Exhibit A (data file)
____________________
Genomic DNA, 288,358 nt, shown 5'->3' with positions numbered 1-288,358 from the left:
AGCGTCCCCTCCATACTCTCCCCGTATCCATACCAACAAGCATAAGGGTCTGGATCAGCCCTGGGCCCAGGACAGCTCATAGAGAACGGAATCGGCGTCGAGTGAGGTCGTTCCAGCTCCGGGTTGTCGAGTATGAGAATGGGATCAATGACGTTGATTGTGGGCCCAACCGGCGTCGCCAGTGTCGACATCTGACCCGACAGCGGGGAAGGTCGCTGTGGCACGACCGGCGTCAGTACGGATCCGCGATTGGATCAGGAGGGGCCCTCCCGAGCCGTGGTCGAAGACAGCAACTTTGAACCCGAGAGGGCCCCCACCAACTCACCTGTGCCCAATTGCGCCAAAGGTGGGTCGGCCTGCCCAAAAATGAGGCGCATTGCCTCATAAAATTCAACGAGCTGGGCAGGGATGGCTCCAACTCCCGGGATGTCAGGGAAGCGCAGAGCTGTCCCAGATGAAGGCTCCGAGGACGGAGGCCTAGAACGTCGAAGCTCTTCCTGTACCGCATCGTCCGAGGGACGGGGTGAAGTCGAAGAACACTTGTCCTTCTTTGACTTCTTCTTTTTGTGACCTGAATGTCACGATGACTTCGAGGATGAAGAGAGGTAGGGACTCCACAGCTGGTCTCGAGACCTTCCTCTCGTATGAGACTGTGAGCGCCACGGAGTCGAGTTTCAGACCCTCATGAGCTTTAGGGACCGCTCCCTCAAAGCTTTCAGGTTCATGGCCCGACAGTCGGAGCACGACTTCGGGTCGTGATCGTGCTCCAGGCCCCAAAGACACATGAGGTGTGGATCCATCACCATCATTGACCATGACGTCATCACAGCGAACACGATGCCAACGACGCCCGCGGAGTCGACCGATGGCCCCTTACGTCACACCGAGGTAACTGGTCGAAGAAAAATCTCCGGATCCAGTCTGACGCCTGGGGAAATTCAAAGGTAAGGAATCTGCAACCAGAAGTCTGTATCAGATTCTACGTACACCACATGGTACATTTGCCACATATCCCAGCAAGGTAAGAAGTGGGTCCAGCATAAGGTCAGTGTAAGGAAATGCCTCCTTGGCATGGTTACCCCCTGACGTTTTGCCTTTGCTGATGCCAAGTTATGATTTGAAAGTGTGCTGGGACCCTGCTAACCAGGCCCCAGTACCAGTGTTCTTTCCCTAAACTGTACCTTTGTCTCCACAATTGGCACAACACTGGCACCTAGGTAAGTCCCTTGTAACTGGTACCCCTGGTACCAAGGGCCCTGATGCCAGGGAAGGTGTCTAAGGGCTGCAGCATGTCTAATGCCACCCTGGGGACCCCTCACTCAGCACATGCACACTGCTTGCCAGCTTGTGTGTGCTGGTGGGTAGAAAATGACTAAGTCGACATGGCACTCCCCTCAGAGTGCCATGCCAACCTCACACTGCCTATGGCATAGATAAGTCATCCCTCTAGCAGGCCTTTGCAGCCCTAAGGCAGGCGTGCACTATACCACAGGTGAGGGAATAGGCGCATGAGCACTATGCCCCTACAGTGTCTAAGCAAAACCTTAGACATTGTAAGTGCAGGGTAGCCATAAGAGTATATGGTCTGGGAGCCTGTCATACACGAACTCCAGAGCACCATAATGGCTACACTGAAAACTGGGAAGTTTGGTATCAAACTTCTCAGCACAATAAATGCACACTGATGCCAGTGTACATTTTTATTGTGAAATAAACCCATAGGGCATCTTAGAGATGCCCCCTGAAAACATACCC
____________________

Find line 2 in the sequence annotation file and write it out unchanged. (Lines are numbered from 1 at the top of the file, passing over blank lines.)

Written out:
AGCGTCCCCTCCATACTCTCCCCGTATCCATACCAACAAGCATAAGGGTCTGGATCAGCCCTGGGCCCAGGACAGCTCATAGAGAACGGAATCGGCGTCGAGTGAGGTCGTTCCAGCTCCGGGTTGTCGAGTATGAGAATGGGATCAATGACGTTGATTGTGGGCCCAACCGGCGTCGCCAGTGTCGACATCTGACCCGACAGCGGGGAAGGTCGCTGTGGCACGACCGGCGTCAGTACGGATCCGCGATTGGATCAGGAGGGGCCCTCCCGAGCCGTGGTCGAAGACAGCAACTTTGAACCCGAGAGGGCCCCCACCAACTCACCTGTGCCCAATTGCGCCAAAGGTGGGTCGGCCTGCCCAAAAATGAGGCGCATTGCCTCATAAAATTCAACGAGCTGGGCAGGGATGGCTCCAACTCCCGGGATGTCAGGGAAGCGCAGAGCTGTCCCAGATGAAGGCTCCGAGGACGGAGGCCTAGAACGTCGAAGCTCTTCCTGTACCGCATCGTCCGAGGGACGGGGTGAAGTCGAAGAACACTTGTCCTTCTTTGACTTCTTCTTTTTGTGACCTGAATGTCACGATGACTTCGAGGATGAAGAGAGGTAGGGACTCCACAGCTGGTCTCGAGACCTTCCTCTCGTATGAGACTGTGAGCGCCACGGAGTCGAGTTTCAGACCCTCATGAGCTTTAGGGACCGCTCCCTCAAAGCTTTCAGGTTCATGGCCCGACAGTCGGAGCACGACTTCGGGTCGTGATCGTGCTCCAGGCCCCAAAGACACATGAGGTGTGGATCCATCACCATCATTGACCATGACGTCATCACAGCGAACACGATGCCAACGACGCCCGCGGAGTCGACCGATGGCCCCTTACGTCACACCGAGGTAACTGGTCGAAGAAAAATCTCCGGATCCAGTCTGACGCCTGGGGAAATTCAAAGGTAAGGAATCTGCAACCAGAAGTCTGTATCAGATTCTACGTACACCACATGGTACATTTGCCACATATCCCAGCAAGGTAAGAAGTGGGTCCAGCATAAGGTCAGTGTAAGGAAATGCCTCCTTGGCATGGTTACCCCCTGACGTTTTGCCTTTGCTGATGCCAAGTTATGATTTGAAAGTGTGCTGGGACCCTGCTAACCAGGCCCCAGTACCAGTGTTCTTTCCCTAAACTGTACCTTTGTCTCCACAATTGGCACAACACTGGCACCTAGGTAAGTCCCTTGTAACTGGTACCCCTGGTACCAAGGGCCCTGATGCCAGGGAAGGTGTCTAAGGGCTGCAGCATGTCTAATGCCACCCTGGGGACCCCTCACTCAGCACATGCACACTGCTTGCCAGCTTGTGTGTGCTGGTGGGTAGAAAATGACTAAGTCGACATGGCACTCCCCTCAGAGTGCCATGCCAACCTCACACTGCCTATGGCATAGATAAGTCATCCCTCTAGCAGGCCTTTGCAGCCCTAAGGCAGGCGTGCACTATACCACAGGTGAGGGAATAGGCGCATGAGCACTATGCCCCTACAGTGTCTAAGCAAAACCTTAGACATTGTAAGTGCAGGGTAGCCATAAGAGTATATGGTCTGGGAGCCTGTCATACACGAACTCCAGAGCACCATAATGGCTACACTGAAAACTGGGAAGTTTGGTATCAAACTTCTCAGCACAATAAATGCACACTGATGCCAGTGTACATTTTTATTGTGAAATAAACCCATAGGGCATCTTAGAGATGCCCCCTGAAAACATACCC